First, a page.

Stethoscope

#54 General practice and pharmacists working together


19 February 2019

General practices are increasingly rising to the challenge of providing a comprehensive suite of services focused first and foremost on the patient. The GP is the keystone in this provision - only a GP is trained and capable of assessing and, along with the patient, planning and monitoring for their holistic care needs. However, for our patients with complex and chronic health problems, many other health professionals with more specific skill sets are frequently valuable in working alongside GPs in addressing a patient’s mental, physical and social needs.

It’s the ideal encapsulated in the evidence-based and increasingly influential Patient Centred Medical Home (PCMH) model, and I’ve recently been given an opportunity to see how a key component of that model could work. Over the past few months, my patients and I have enjoyed the services of a non-dispensing pharmacist at our practice.

Non-dispensing practice pharmacists provide a wealth of potential benefits to both patient and doctor. Their deep expertise in pharmacotherapy positions them to help drive reductions in polypharmacy and drug-related problems (a cause of a significant number of hospital admissions), improve patient compliance through simpler dosing, enhance patient understanding of self-medication techniques, and save time for the GP.

This is a totally different concept and practice to dispensing pharmacists and those who provide independent services, with this model increasing fragmentation and working at odds with the PCMH. 

Central to the role of the pharmacist in practice is active medication reconciliation. This involves making a thorough audit of all current medications a patient may be taking and comparing the list to prescribers’ orders. The value of this becomes apparent when you consider that up to two-thirds of medication histories contain at least one error and a third of those are potentially harmful. The majority of these errors occur during transition to and from hospital. Additionally, patients who are missing medications on discharge are more than twice as likely to be readmitted.

It’s a problem likely to get worse without conscious planning. Our rapidly ageing population and the corresponding rise in chronic conditions means the number of people taking multiple medications is growing swiftly. Accurate, comprehensive and easily accessible records of those medications are crucial. Pharmacists in practice are ideally placed to work with GPs and patients to ensure these are accurate by liaising with hospital and community pharmacists on the patient’s behalf.

Through the reconciliation process, the pharmacist at my clinic found several cases where prescribers and patients weren’t on the same page. They also found patients taking old medications alongside the new and cases where opiate analgesic patches were being confused with hormone replacement patches.

The pharmacist was also able to help our GPs provide better care. After it was found that different doctors were providing different dosing instructions on the same medicine, we were able to standardise and in some cases simplify our approach. The pharmacist was available to advise on cases of potential medication-related falls. They were also able to suggest a simplification, decrease or cessation of some medicines, and on one occasion prompted me that a patient was eligible for a zoster vaccination.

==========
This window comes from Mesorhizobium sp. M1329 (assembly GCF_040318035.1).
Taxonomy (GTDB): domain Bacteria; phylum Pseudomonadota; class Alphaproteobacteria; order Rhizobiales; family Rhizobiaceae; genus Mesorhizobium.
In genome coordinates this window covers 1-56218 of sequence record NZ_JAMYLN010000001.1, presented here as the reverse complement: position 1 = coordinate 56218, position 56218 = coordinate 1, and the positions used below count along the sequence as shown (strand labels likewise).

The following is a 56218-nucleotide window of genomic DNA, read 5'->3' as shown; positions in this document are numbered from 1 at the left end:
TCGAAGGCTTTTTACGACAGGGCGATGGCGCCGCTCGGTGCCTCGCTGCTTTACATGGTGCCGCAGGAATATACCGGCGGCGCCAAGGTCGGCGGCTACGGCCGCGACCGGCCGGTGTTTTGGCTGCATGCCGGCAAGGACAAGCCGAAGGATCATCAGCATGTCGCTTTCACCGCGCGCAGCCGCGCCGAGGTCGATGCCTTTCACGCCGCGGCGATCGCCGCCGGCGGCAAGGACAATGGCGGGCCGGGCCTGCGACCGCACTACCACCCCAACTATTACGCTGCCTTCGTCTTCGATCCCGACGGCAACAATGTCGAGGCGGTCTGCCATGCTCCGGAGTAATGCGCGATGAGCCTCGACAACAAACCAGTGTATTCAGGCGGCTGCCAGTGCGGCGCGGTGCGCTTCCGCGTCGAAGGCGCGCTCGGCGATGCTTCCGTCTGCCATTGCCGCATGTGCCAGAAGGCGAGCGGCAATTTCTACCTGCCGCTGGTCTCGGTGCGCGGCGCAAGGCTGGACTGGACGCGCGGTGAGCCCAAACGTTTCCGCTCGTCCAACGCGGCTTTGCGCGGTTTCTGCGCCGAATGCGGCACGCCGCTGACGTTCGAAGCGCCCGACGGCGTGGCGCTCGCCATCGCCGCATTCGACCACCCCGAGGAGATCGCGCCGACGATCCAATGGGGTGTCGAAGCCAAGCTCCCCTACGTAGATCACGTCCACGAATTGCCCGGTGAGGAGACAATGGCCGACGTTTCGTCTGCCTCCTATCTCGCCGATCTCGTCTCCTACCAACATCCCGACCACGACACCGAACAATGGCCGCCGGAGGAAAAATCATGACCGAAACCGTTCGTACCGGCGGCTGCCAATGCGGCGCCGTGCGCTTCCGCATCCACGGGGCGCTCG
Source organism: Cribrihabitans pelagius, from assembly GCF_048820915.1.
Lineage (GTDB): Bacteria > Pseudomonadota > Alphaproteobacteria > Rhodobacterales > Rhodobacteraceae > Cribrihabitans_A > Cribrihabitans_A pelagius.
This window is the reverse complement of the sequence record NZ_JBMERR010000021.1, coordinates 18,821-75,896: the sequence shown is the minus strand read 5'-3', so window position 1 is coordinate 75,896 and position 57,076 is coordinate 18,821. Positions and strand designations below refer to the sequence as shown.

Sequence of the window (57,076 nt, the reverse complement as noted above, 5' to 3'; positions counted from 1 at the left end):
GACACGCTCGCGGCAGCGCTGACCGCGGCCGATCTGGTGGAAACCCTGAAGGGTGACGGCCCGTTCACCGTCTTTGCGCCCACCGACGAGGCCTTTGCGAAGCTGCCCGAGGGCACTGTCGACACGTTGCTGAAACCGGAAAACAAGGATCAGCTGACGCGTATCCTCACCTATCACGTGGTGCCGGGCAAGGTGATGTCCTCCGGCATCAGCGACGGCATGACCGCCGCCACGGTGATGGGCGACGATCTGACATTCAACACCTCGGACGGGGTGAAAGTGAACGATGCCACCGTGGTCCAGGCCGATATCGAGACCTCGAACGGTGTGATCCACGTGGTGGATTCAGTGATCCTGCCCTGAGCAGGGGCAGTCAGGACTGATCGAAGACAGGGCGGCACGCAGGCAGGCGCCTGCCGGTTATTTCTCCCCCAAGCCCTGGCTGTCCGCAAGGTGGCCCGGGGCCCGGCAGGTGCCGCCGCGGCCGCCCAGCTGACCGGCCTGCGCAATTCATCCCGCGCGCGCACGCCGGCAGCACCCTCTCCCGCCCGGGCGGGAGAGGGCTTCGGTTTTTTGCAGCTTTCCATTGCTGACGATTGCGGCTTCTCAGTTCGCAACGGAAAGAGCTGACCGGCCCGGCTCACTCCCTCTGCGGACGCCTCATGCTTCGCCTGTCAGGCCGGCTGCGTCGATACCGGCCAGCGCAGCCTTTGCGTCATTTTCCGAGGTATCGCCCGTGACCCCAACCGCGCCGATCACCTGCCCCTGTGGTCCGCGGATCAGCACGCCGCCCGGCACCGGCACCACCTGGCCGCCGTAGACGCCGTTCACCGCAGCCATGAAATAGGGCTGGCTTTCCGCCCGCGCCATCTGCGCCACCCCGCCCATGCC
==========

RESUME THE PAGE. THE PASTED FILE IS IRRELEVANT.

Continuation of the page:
Internationally, there is a general recognition of the value of practice pharmacists. In the UK, for instance, more than 40 per cent of practices will soon have pharmacists. Happily, this recognition is starting to spread in Australia. Following advocacy from the AMA, the Pharmaceutical Society of Australia (PSA) and other organisations, the 2018-19 Federal Budget provided financial incentives for around 5000 general practices to employ allied health professionals, including non-dispensing pharmacists.

In the case of my practice, funding was directed through the North Western Melbourne Primary Health Network and the project was managed by the PSA. A number of other clinics in Melbourne’s north-west are involved in the program, with similar projects under way across the country.

Evidence from overseas shows that having a non-dispensing pharmacist in general practice leads to greater interdisciplinary practice, improved management of chronic disease, better use of medication and reduced costs to both individuals and government. A recent survey by the PSA found high levels of productive communication between practice and community pharmacists, while a study in the ACT reported that both GPs and pharmacists viewed the arrangement positively.

In short, non-dispensing pharmacists in general practice is an evidence-based model with significant potential benefits for individual patients, GPs, pharmacists and the healthcare system as a whole. It is supported by the AMA and the PSA and underpins truly coordinated and comprehensive multi-disciplinary care. It would be much better value for our patients if pharmacy stops developing other models that fragment and compromise care and instead focus on a sustainable funding mechanism to make non-dispensing pharmacists available for every general practice.

 

Dr Ines Rio
Chair, AMAV Section of GP and North Western Melbourne PHN
@InesRio1
ines.rio@optusnet.com.au

 

This article appears in the February 2019 edition of Vicdoc.

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